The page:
Archive for December, 2006

Naveed checks in, Third Wave people, and assorted miscellany

December 30, 2006

On my blog post about being tagged, I mentioned that my link for Naveed’s blog didn’t work. Afterward I thought, “Oh, he’s probably disabled it because he’s off to India for a couple of months.” But no, he hasn’t, and in fact has responded. You can find his response on his blog, and his blog is worth checking out.

I think the very best thing about the time I spent at Intel was the number of truly interesting people I met. I have a geek collection second to none. But I value most of these folks not just for their geekdom (which I have found very useful at times, being a woman of a certain age who grew up when books and direct coquetry were still in style) but for their peopleness.

I suspect that Alvin Toffler is passe, but I will never forget the huge “Aha!” I had reading Future Shock for the first time. Until I read that book, I really though I was losing my marbles. But Toffler acknowledged that the disconnects I felt were real, the world WAS changing, and I believed again that my brain was OK even if the world was getting weird (or wired).

Then he published The Third Wave. It was an interesting book at the time I read it (we’re talking ’70s here, folks), but now it’s a very useful reference. I am a Third Wave person. I’m married to a first wave person. We are both this way by choice, and according to Toffler, that’s a far more compatible pairing than if I had attempted to live happily ever after with a Second Wave industrialist. Based on experience, I can only say “Amen.”

I don’t love technology for technology’s sake. That may offend some of you. But I do love technology for what it allows me to do and where it allows me to do it from. I made it to Molalla today to pick up a last Christmas gift, and I wish someone would invent the teleporter for real.

Almost a blog entry

December 29, 2006

I got to go to town (Newport) today, and despite my best efforts, I’m going to have to go again tomorrow (Mollala). Leaving here just wrecks the day. But I have one Christmas present to retrieve about 2.5 hours away, so go I must. The tardiness isn’t as bad as it sounds. The people it’s for have been gone for two weeks.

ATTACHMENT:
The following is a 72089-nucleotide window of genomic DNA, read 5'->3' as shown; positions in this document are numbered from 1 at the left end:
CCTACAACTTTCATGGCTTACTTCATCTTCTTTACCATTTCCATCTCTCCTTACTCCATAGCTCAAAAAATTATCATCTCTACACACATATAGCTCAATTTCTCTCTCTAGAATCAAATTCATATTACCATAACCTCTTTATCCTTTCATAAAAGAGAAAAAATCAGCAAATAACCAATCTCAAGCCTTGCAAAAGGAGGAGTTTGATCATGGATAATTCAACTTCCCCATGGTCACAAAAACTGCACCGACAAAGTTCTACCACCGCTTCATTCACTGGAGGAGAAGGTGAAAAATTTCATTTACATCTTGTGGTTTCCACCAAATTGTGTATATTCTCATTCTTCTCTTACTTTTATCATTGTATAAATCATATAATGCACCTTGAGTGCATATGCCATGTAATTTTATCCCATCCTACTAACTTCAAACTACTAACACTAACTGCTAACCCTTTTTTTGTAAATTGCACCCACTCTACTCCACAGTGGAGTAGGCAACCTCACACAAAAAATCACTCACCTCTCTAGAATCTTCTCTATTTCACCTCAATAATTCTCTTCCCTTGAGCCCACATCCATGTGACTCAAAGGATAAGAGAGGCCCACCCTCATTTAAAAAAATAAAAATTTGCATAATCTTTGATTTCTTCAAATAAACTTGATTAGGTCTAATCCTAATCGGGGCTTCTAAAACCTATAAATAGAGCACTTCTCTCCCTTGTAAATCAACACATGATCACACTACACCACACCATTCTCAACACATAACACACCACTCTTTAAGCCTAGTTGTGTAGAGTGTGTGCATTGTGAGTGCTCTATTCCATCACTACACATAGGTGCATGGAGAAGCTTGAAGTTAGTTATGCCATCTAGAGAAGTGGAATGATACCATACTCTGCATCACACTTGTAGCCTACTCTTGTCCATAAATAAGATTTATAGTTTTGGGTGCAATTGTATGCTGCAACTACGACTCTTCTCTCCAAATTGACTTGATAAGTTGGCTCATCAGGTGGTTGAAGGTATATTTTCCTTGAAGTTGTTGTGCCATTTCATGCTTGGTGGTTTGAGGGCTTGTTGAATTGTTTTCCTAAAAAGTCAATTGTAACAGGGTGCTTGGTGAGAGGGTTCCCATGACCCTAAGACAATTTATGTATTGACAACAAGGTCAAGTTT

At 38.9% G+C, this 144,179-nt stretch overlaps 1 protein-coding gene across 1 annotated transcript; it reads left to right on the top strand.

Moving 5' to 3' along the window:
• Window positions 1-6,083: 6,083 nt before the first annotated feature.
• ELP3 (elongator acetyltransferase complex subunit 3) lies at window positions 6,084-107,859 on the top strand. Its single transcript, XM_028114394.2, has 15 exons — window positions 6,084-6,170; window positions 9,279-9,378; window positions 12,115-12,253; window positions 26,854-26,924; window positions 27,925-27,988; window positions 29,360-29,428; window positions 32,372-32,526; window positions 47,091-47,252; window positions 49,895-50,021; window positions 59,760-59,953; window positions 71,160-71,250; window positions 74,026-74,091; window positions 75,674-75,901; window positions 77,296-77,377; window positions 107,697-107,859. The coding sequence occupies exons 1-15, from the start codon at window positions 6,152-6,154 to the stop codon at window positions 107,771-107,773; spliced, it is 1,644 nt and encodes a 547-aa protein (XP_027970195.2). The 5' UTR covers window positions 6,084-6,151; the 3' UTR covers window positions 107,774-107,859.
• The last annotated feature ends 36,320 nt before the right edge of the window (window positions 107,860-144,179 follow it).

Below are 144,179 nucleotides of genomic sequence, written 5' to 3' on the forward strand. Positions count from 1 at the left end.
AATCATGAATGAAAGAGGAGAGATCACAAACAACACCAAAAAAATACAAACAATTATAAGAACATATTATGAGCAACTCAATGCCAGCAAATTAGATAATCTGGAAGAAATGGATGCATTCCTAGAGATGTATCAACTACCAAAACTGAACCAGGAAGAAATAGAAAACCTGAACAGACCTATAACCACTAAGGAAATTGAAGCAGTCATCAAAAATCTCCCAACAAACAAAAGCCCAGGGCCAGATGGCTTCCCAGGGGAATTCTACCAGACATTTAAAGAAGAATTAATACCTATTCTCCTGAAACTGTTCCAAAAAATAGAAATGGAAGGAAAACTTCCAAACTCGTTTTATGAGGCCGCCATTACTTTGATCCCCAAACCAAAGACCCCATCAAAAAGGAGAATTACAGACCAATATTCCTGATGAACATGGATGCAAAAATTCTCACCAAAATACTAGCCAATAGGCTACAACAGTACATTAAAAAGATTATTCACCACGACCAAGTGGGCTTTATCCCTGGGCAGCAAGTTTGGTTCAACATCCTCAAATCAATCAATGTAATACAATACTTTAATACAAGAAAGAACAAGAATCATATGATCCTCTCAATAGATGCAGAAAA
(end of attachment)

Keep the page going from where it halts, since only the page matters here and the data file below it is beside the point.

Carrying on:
I don’t feel like writing right now, so this is it, except to say thank you to Heath for responding to my request for more information. Maybe I’ll get worked up about something later.

Things abhorrent to nature

December 28, 2006

I read a wondersul piece in The Christian Science Monitor today about H. L. Mencken. And no, I am not a Christian Scientist (I’ve never been much of a joiner), but it’s a very interesting little newspaper.

You probably know the observation “Nature abhors a vacuum.” Mencken went one better with “Nature abhors a moron.”

Among the little known facts in the article: Mencken wrote more than 100,000 letters. “Whew,” Ben said, “I can’t imagine even sending that many e-mails.” I believe him. I’m not sure he’s ever sent more than one, and I coerced him into that one.

At today’s postal rates, 100,000 letters would cost $39,000 in postage alone (Am I doing that math right? I think so). I’d rather retire. Thank God for e-mail.

Speaking of which, now I’ve got to go do some. . .

And to all a good night. . .

December 26, 2006

This post might end up being mostly about food. Or it might go somewhere else totally. Who knows? But even though there are some thoughts I want to offer up on the topic of Christmas, I am determined that this will not become one of those anti-Christmas rants. Instead, I’ll attempt to lead by example.

I have survived another Christmas–not only survived it, but for the most part thrived throughout. My daughter Inger came to visit for a couple of days, accompanied by Ian, her significant something ot other. We mostly talked and cooked and ate.

Last night was one of the best Christmas eves I remember. We bundled up and went to the neighbors’ house across the river, and Charlotte made homemade doughnuts, a tradition in her family. They were light and wonderful. I took over some sliced plum pudding soaked in brandy, and another neighbor brought cheese, crackers, and sausages. Several families from our immediate area were there, and it reminded me of my childhood: the women standing in the kitchen telling raucous jokes and the men sitting in the living room talking very seriously about God knows what. A couple of glasses of sauvignon blanc, just fruity enough to go with the doughnuts, and we headed home.